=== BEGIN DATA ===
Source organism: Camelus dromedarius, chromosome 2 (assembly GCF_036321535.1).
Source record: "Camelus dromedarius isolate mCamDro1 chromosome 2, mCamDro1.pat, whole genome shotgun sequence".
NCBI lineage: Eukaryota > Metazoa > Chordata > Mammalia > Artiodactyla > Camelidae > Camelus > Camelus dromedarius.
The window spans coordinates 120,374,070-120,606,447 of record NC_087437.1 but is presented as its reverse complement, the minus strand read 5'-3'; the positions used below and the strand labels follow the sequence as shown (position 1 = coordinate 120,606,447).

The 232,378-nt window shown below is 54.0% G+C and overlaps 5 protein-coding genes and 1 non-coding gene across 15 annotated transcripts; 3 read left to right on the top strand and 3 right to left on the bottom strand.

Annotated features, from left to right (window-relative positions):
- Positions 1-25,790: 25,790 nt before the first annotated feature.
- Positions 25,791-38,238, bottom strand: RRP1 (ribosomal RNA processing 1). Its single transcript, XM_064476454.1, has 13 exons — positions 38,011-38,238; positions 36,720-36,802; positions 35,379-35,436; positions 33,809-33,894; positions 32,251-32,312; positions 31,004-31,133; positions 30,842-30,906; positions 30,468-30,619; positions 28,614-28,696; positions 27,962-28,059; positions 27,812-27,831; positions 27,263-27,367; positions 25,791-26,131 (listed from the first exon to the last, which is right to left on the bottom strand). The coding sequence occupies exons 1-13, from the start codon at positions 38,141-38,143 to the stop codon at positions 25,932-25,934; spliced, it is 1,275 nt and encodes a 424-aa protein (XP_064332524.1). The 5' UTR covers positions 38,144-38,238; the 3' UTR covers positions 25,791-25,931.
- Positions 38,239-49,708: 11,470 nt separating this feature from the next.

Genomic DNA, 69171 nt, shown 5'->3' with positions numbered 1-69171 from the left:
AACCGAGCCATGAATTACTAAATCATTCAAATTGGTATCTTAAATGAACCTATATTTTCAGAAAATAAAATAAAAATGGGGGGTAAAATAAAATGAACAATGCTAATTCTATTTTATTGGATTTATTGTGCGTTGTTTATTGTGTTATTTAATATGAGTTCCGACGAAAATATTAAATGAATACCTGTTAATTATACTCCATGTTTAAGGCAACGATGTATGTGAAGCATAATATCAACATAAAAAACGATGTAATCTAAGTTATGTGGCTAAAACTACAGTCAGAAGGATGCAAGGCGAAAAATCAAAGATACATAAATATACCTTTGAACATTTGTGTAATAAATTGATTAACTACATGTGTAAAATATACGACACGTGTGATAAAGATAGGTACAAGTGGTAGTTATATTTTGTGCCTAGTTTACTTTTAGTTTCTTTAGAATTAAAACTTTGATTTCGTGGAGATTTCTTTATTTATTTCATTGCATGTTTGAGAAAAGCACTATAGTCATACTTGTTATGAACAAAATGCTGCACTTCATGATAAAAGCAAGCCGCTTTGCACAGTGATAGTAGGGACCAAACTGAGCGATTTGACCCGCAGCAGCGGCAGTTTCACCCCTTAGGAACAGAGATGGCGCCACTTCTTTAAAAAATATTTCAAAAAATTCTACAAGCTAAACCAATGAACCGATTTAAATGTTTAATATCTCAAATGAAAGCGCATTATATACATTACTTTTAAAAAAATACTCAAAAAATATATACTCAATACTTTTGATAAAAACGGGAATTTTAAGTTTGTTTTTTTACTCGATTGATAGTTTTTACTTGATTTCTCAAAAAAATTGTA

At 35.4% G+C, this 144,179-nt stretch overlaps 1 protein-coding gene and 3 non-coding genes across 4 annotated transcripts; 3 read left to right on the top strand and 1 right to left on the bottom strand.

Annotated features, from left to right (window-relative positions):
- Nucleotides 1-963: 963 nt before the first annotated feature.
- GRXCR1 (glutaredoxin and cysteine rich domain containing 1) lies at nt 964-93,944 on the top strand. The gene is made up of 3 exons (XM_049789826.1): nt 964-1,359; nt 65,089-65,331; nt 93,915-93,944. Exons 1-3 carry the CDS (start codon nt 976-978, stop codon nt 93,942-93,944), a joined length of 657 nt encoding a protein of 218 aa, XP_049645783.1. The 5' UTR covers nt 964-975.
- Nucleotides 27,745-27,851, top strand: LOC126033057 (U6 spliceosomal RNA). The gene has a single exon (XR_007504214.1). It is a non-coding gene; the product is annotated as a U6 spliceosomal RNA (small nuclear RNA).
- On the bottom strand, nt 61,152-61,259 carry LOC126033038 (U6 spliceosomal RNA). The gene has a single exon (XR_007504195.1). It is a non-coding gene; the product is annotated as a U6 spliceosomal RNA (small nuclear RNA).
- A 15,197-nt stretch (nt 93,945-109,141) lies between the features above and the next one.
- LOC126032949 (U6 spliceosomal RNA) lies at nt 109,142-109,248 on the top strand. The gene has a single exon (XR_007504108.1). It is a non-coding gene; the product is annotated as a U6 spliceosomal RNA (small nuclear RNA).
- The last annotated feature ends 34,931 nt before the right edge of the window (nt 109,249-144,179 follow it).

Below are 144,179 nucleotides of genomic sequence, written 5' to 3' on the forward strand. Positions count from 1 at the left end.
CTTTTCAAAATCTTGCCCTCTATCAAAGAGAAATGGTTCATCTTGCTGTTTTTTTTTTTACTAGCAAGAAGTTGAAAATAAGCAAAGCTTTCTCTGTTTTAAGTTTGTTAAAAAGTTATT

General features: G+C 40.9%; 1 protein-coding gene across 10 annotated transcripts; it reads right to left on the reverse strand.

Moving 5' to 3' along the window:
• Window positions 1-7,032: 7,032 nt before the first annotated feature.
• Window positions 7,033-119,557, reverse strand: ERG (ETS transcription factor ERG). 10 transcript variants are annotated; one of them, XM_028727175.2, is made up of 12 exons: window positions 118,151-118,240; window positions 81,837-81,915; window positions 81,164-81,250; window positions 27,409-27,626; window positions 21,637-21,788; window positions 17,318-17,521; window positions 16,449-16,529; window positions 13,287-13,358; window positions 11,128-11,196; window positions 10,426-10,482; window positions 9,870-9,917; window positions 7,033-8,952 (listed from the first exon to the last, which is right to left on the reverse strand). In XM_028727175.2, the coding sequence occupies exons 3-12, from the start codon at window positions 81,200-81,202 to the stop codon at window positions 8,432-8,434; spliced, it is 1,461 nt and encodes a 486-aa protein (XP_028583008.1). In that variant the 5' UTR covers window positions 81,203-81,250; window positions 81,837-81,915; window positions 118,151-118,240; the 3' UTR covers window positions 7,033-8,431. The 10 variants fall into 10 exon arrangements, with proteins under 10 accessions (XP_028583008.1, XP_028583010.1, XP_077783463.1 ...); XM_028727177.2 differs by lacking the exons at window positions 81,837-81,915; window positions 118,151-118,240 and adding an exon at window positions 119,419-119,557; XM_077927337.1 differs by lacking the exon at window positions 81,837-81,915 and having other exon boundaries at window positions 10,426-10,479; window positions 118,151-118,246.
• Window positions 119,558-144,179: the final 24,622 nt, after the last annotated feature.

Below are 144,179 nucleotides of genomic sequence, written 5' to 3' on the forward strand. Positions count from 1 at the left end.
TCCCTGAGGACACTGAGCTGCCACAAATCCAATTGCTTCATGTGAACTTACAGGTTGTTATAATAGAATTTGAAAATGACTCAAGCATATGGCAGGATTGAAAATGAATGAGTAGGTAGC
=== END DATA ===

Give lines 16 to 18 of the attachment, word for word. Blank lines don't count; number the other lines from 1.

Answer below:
- Nucleotides 27,745-27,851, top strand: LOC126033057 (U6 spliceosomal RNA). The gene has a single exon (XR_007504214.1). It is a non-coding gene; the product is annotated as a U6 spliceosomal RNA (small nuclear RNA).
- On the bottom strand, nt 61,152-61,259 carry LOC126033038 (U6 spliceosomal RNA). The gene has a single exon (XR_007504195.1). It is a non-coding gene; the product is annotated as a U6 spliceosomal RNA (small nuclear RNA).
- A 15,197-nt stretch (nt 93,945-109,141) lies between the features above and the next one.